In the same way we are finding, and it is no longer even new, that in our brains we don’t actually have thoughts or keep memories. They’re not located there; they are accessed since the brain is a transceiver, it’s a read/write transceiver sending and receiving information into and out of the Akashic field, or the implicate order, if you prefer. However, the brain is only a transceiver – an antenna – and life requires our whole being to transduce what is received into embodied expression. As a specialized transceptive organ, the brain can “tune into” different aspects of the Akasha, acting as a kind of rheostat, not like a fixed transceiver, but more like one with range of reception and transmission, allowing us to tune differently, like a variable tuning fork. I realize I am mixing my metaphors a bit here. Anyway, it’s not literally like an antenna, but the metaphor is still about tuning into the resonant frequencies that derive from the Akashic dimension, or from the implicate order, or however we want to put it.  So, how do we tune?  For me, the challenge of humaning well is that of being a conduit for the cosmos to flow though me with the highest fidelity and the lowest noise and static. Noise and static derive from my preconceptions, or if I am distracted, or if I have a fixed model for what it is I am trying to figure out. If I am trying to figure out something rather than letting it inform me, and if I am second-guessing things and not allowing them to flow, then I am blocking information flow from the cosmos or clouding it with ego, with expectation, with judgement.  Then I am not humaning well; not being a true conduit for the cosmos to express. There is obstruction there since my expression doesn’t have the highest fidelity of transmitted flow due to this blockage or clouding by ego. 

Shae: Interesting. As an educator, I teach thinking. I like to do so as thinking with, rather than the illusory objectivity of thinking about. That is, thinking with discernment, thinking with awareness, and thinking with relationship; a deep complexity approach to thinking. 

So, for not thinking, I understand that many spiritual traditions include meditation and other techniques to quieten the mind, to then be open to relational engagement with life in the way that you are describing. Many diverse cultures have practices for moving beyond everyday individuality to participate in broader patternings of mind, with each other and the more-than-human world. If we can open our capacity to be-with the world, maybe we can hear and feel energy and information from a range of sources. Yes, so for me it is a differentiation between thinking about, and thinking-with – a kind of being-with; a relational syntony.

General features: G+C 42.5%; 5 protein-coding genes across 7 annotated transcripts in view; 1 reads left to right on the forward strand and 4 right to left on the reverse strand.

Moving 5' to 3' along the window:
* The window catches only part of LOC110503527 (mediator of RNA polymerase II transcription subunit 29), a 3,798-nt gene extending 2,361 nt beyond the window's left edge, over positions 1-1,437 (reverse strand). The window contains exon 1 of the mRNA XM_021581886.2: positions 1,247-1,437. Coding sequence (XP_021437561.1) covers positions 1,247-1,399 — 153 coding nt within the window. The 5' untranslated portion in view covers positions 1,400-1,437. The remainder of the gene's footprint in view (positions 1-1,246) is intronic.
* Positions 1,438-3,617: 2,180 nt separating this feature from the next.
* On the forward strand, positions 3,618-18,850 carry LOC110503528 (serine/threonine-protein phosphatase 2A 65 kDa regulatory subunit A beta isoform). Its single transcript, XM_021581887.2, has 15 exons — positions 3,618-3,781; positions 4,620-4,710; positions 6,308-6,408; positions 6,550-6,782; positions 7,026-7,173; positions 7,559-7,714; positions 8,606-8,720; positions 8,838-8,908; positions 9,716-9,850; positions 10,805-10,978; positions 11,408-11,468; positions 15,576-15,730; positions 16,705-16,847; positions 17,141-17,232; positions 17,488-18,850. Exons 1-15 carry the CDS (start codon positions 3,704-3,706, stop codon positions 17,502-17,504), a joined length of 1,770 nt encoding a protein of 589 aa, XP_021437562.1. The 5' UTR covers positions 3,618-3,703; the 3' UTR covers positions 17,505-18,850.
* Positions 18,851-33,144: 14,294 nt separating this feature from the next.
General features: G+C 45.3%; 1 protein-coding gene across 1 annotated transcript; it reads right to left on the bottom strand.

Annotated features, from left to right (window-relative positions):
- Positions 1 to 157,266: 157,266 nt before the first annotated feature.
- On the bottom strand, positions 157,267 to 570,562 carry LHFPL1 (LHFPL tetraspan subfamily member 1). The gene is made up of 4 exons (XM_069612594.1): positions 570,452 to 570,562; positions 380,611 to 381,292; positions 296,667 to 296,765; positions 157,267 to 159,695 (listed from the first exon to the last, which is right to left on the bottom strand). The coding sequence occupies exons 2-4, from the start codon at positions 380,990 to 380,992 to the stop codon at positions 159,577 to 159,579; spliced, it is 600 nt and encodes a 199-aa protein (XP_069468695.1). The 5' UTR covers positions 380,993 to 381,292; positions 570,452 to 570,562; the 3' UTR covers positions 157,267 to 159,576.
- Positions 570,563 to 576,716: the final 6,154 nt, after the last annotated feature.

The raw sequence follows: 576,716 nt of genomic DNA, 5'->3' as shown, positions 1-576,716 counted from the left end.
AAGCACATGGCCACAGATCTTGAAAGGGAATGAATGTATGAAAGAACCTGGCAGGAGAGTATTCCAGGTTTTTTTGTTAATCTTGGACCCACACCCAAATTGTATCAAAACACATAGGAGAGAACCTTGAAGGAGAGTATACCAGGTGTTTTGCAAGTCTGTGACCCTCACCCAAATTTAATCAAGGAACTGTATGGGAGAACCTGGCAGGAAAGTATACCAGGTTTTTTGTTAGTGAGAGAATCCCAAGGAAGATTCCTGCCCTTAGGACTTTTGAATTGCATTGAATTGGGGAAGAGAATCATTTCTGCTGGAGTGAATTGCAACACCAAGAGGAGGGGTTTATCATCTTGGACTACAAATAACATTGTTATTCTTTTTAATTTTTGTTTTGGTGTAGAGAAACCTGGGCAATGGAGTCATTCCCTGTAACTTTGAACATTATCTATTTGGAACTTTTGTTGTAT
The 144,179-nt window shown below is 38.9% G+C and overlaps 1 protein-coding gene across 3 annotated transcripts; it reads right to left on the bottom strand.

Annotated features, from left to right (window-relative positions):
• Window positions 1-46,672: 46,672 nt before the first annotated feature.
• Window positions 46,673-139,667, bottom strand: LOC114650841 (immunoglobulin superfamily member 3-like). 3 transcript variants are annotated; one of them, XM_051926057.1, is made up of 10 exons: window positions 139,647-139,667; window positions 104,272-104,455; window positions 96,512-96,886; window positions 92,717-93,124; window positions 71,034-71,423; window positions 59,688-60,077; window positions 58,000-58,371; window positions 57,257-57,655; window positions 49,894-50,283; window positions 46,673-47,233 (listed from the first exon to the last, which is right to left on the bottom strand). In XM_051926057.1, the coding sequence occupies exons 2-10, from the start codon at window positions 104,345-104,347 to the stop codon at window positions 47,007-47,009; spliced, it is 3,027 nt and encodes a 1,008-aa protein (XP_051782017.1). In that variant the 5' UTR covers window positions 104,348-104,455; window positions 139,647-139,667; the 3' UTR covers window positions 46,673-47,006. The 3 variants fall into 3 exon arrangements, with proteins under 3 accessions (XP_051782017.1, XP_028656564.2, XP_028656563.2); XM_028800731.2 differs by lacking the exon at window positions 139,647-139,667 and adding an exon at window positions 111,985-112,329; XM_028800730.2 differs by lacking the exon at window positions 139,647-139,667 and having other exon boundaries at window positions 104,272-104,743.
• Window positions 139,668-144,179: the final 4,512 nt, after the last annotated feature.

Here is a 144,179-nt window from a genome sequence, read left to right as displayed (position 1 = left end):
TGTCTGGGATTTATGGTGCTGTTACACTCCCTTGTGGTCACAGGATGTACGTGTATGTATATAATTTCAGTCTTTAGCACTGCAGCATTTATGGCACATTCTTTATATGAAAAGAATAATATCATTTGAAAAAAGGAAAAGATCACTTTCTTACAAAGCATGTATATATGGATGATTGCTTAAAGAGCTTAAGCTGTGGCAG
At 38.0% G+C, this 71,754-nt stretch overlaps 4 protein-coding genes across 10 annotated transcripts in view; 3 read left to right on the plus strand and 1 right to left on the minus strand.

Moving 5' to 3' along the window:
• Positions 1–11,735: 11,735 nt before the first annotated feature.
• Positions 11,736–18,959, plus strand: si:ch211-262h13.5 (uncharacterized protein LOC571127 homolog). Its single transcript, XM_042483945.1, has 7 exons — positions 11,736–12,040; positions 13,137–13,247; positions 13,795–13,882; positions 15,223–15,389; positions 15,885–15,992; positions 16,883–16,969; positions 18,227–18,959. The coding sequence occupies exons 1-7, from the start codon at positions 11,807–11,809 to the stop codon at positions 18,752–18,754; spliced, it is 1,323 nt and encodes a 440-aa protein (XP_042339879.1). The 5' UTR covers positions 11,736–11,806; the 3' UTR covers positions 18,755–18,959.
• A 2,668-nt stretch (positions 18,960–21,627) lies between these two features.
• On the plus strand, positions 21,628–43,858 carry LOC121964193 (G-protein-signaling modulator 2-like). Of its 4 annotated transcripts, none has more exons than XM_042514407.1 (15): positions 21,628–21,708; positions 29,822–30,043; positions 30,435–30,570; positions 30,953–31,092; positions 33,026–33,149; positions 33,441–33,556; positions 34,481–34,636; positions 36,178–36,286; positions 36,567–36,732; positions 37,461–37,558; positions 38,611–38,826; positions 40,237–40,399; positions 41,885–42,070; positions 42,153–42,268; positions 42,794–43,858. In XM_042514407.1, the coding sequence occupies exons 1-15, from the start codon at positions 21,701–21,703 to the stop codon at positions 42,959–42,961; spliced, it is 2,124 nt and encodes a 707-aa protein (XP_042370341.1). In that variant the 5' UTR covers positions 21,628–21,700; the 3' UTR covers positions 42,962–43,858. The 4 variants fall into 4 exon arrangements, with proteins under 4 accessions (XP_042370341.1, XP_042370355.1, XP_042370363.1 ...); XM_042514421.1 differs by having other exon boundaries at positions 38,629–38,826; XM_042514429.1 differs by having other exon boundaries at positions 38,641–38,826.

I see it as a deeply embodied way of being and way of knowing. I also think it is in fact a natural way for human beings. There was a narrowing of allowable perception that occurred during the Enlightenment in Western thinking, with neocortical reasoning and representational thinking as the only accepted loci for reality formation – you know, as with Descartes’ I think therefore I am. And yet, many great thinkers, philosophers, and scientists have described ideas coming from intuition and creative pondering. So, if we are engaging with the whole of our own being, with heart, and skin, and emotions and all of our subtle capacities for listening and knowing, we may be able to engage without words and categories dominating our experience. 

My daughter surfs in Australia, and we have talked about how surfing can generate this kind of experience. With body, heart, mind, and soul in flow with the dynamic motion and life of the ocean. I believe you need to let go of thinking and move with it, pattern-with. More like I am being-with, therefore I am.

Royalty free image ‘girl-5662898_1280’ by Digitallife, Pixerbay.


Bohm, D. (2005). Wholeness and the implicate order. Routledge.
Ungunmerr-Baumann, M.R., Groom, R.A., Schuberg, E.L., Atkinson, J., Atkinson, C., Wallace, R., and Morris, G. (2022). Dadirri: An Indigenous place-based research methodology. AlterNative: An International Journal of Indigenous Peoples, 18(1), 94-103.